The fennel plant’s leaves, roots, stems, flowers and seed are all edible. When growing fennel to eat, plant “sweet fennel”; for seed, select regular “fennel.”


Fall is for fennel! As the days cool down, now is the perfect time to plant this tasty, nutritious and delicious herb.

This pretty plant has a long history of use, and why not? The entire fennel plant is useful. Its leaves, roots, stems, flowers and seed are all edible.

As a spice, the seed is used in beef dishes or in breads and cakes, depending on nationality. Leaves, roots, stems and flowers can be eaten raw, steamed or added to soups and stews.

On a larger scale, fennel seed is harvested and used industrially as a flavoring agent in medicines and liqueurs. Fennel has been used as an herbal infusion or tea to promote digestion, stimulate the appetite, and as a compress for swollen eyes.

Start fennel (Foeniculum vulgare) in October in your winter garden. Local nurseries carry fennel seedlings, or you can start plants from seed. For eating, select “sweet fennel,” while for seed you merely need “fennel.”

Soil: Like most herbs, fennel grows best in a well-drained, slightly acidic soil, rich in organic matter. It is also easy to grow in containers. Use a pot one and a half feet deep. Potting soil with some added sand makes a good growing media.

Light: Fennel needs six or more hours of winter sun to do well.

Location: Choose a spot that is protected from high winds because toward the end of the season, the tall hollow stalks can be easily blown over. You can also place tomato cages around young plants to provide support later.

Plant: Sow seeds a quarter-inch deep in rows around 18 inches apart. When seedlings are 2 inches high, thin them to stand around a foot apart. Fennel also looks nice planted in a cluster in a flowerbed.

Water: Keep the soil evenly moist during establishment. Once well established, you can let fennel dry a little between waterings. Some people believe this makes the flavor stronger.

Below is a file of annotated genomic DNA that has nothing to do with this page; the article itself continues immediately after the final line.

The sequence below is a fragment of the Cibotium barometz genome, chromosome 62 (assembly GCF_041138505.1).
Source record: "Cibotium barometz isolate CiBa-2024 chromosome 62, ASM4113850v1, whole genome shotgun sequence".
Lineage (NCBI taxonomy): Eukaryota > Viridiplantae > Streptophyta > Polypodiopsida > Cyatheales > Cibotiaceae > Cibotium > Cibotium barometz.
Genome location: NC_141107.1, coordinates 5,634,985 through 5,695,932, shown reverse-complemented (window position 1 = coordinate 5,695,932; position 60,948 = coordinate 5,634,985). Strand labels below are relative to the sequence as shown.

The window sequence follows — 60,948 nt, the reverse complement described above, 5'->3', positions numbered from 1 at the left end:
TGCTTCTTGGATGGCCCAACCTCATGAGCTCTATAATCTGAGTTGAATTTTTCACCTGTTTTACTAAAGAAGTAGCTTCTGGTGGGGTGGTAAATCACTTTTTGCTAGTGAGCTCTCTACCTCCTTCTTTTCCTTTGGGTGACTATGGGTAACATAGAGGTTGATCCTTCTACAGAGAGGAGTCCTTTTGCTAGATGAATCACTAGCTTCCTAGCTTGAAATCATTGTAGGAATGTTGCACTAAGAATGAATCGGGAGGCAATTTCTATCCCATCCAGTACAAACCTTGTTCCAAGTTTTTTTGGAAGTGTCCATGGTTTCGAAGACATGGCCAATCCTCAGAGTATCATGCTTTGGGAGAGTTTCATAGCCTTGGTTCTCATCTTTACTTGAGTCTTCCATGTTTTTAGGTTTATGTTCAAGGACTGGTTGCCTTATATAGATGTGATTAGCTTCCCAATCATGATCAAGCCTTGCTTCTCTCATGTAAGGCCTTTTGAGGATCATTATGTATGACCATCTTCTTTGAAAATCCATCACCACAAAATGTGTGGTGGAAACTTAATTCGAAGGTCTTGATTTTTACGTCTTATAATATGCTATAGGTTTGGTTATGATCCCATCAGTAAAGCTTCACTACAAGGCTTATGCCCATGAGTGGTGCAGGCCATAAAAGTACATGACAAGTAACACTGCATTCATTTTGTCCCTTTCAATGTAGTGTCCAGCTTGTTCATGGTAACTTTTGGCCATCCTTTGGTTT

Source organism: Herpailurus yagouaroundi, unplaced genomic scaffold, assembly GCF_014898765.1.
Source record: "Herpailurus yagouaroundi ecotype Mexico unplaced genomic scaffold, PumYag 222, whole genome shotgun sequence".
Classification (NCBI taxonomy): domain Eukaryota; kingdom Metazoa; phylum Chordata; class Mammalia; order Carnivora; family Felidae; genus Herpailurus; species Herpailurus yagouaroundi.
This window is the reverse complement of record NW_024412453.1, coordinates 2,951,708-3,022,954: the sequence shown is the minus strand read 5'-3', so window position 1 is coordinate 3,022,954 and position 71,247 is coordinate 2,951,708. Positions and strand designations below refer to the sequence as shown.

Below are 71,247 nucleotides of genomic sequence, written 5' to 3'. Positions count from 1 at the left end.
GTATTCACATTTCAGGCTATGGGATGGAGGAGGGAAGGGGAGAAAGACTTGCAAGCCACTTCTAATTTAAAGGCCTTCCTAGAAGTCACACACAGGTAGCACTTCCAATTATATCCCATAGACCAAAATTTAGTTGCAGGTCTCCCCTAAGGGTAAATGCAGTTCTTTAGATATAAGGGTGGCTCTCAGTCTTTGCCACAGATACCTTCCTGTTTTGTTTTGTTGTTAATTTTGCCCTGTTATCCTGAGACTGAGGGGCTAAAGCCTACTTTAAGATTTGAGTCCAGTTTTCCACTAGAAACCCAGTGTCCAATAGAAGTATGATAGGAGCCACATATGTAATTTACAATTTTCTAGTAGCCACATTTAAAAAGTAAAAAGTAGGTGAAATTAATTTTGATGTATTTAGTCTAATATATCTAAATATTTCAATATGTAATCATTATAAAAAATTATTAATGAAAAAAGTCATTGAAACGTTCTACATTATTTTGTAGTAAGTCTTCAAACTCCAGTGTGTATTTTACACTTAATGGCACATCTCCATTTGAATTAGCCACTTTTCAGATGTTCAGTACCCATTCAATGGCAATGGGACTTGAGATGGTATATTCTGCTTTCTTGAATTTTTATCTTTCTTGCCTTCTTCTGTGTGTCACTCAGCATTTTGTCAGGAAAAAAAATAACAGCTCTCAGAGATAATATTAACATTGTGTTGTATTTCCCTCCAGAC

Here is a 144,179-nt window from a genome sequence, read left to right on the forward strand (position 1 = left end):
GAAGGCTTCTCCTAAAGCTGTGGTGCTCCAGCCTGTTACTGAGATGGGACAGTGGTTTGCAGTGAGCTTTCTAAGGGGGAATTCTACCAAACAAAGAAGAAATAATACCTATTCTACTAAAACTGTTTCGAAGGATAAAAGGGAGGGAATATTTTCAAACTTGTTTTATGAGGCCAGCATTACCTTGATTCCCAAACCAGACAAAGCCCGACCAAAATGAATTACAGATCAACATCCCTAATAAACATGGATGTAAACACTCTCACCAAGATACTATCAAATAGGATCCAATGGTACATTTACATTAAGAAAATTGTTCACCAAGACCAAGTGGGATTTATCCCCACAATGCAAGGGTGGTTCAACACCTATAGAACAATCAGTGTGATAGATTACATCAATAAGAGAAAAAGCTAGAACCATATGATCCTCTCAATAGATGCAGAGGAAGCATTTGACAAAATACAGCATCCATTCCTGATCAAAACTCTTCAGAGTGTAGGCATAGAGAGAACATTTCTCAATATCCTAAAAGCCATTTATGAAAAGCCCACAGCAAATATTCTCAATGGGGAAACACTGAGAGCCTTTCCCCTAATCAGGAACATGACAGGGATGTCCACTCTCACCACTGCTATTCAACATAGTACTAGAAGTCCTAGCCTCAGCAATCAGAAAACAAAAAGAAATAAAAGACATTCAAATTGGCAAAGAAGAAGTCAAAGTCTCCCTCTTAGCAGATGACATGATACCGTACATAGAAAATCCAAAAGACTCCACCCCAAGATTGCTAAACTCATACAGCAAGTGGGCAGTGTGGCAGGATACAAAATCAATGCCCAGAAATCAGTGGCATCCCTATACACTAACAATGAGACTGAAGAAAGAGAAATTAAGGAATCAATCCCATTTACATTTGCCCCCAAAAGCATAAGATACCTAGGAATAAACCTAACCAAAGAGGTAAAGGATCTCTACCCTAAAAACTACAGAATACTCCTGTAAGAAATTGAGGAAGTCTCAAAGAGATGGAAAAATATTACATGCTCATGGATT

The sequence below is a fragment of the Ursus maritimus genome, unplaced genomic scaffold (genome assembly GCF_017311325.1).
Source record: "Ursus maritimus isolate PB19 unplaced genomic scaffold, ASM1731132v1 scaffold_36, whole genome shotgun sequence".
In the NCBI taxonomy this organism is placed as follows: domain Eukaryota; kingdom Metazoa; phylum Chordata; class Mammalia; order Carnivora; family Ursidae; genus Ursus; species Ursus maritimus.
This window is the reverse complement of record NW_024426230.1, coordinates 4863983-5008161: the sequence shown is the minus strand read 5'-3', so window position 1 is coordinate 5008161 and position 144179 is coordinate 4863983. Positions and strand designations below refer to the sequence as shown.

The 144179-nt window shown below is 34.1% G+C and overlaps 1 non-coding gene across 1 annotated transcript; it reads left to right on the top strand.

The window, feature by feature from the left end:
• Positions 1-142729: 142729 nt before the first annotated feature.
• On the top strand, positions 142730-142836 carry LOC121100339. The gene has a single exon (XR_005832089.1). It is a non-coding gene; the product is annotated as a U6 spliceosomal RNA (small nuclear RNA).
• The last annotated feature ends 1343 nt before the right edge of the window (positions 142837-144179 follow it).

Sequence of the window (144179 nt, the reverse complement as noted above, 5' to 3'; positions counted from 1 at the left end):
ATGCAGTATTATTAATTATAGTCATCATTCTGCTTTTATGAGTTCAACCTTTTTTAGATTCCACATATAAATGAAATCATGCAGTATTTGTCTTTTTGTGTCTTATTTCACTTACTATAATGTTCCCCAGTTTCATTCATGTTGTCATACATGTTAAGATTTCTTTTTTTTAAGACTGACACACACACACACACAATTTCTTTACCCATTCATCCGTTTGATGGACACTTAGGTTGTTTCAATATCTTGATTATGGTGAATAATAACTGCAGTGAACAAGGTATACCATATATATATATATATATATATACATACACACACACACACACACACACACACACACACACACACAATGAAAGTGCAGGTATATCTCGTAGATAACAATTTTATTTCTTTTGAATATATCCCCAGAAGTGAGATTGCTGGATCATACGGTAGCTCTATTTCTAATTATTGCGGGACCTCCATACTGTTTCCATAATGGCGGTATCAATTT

Fertilizer: Fennel should not require fertilizer. If you amended your soil at the start of the growing season, the plants should do fine. Plus, avoid fertilizing anything when frosts are a possibility. In late February, you could apply a general-purpose fertilizer at half-strength.

Harvest and storage: Harvest fresh leaves as you desire for use in salads or egg dishes. I like to simply munch on a few leaves as I work in the garden. Harvest fennel bases for cooking once they reach softball size. Harvest seed by cutting stalks once seed starts to ripen. Tip stalk and all into a large paper bag. Let everything dry for several weeks before cleaning and storage. Store all herbs in airtight containers out of direct sunlight.

Fennel looks fine in the garden, plus attracts winged wildlife. Butterflies, birds such as the lesser goldfinch, and bees all visit the blooms.

You may also see the larva of the swallowtail butterfly eating the leaves. Because the larvae pupate into such lovely butterflies, I always plant enough so there is plenty for me and enough for baby butterflies, too.

Dr. Jacqueline A. Soule will include fennel during a discussion and book signing for her latest book, Father Kino’s Herbs: Growing and Using Them Today (Tierra del Sol Press, $14.95) on Oct. 19 at the Western National Parks Association Store, 12880 N. Vistoso Village Drive in Oro Valley. Reservations for the presentation are required. Please call WNPA at 622-6014 during business hours, beginning one week prior to the event.

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